So did I reach the wrong conclusion? I don’t think so.

  3. I found this very useful, thanks for sharing.

  4. Quite some time has elapsed, since I contributed above, Rob, so I apologise for not having come back to your earlier. I have been snowed under doing some refurbishment work at home here, which has been pretty slow progress (ever the perfectionist, but it does rather impede things!).

    I have of course read your response to my initial comments, and as you say, things beyond your control, as well as figures given by third parties cannot be duly validated, so giving ‘exact’ calculations/environmental impact assessment is difficult at the best of times. However, this wasn’t the main thrust of what I was trying to convey.

    There has to be a certain level of ‘trust’ with any given figures, but in part, this actually can help less than reputable companies mask, or otherwise paste over inconvenient ‘cracks’. Greenwash abounds, which is a large part of what I was alluding to, even from some otherwise ‘independent’ sources, as often these may have in-built bias, much as ‘independent’ financial advisers being tempted by those institutions that pay the highest commissions. So, while this might sound defeatist, in actual fact I’m only saying that ANY published figures, no matter the source, are to taken with more than a modicum of salt.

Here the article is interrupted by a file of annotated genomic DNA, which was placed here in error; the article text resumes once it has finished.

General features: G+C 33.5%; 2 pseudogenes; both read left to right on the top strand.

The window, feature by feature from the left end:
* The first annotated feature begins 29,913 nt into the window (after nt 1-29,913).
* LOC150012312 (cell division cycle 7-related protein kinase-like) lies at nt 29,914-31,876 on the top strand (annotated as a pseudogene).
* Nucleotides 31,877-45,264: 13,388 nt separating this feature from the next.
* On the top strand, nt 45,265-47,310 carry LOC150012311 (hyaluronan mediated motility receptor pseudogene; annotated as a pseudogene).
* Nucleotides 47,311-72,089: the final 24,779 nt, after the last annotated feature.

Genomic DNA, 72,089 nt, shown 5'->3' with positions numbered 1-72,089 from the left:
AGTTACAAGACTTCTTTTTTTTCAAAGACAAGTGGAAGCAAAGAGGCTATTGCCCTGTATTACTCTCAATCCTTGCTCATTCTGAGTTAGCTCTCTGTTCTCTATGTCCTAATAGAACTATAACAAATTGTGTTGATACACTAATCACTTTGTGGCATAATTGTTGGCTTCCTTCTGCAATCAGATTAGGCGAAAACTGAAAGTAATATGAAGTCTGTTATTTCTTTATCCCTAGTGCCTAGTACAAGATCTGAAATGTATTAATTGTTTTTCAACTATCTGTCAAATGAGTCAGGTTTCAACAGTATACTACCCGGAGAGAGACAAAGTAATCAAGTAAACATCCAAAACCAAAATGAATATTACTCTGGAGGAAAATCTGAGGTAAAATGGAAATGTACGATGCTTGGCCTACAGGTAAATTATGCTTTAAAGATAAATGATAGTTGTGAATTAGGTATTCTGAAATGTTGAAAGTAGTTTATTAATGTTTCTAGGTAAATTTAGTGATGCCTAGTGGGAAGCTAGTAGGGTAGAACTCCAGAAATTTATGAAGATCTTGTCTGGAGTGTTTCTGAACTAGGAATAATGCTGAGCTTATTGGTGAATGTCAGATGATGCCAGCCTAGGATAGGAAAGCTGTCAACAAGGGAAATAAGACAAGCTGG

Furthermore, the other thought behind my comments and stance, is that the starting point of any environmental debate should ideally be the lowest common denominator: the least processed or complex. Much as with food, the simplest, unadulterated variety is often the healthiest. So essentially where I’m coming from is that of low-technology answers wherever possible, IF it’s appropriate; but this should be the starting point, as opposed to going high-tech at the outset, which the capitalist system invariably supports.

    So, Rob, there is no definite right or wrong here, as it’s inherently difficult to ascertain; I’m only bring to the attention of other readers, the fact that behind all the ‘figures’ lay a very shaky base, for one reason or another. Too many assumptions at the starting blocks, and that any error made in the early stages gets magnified as the figures pile up.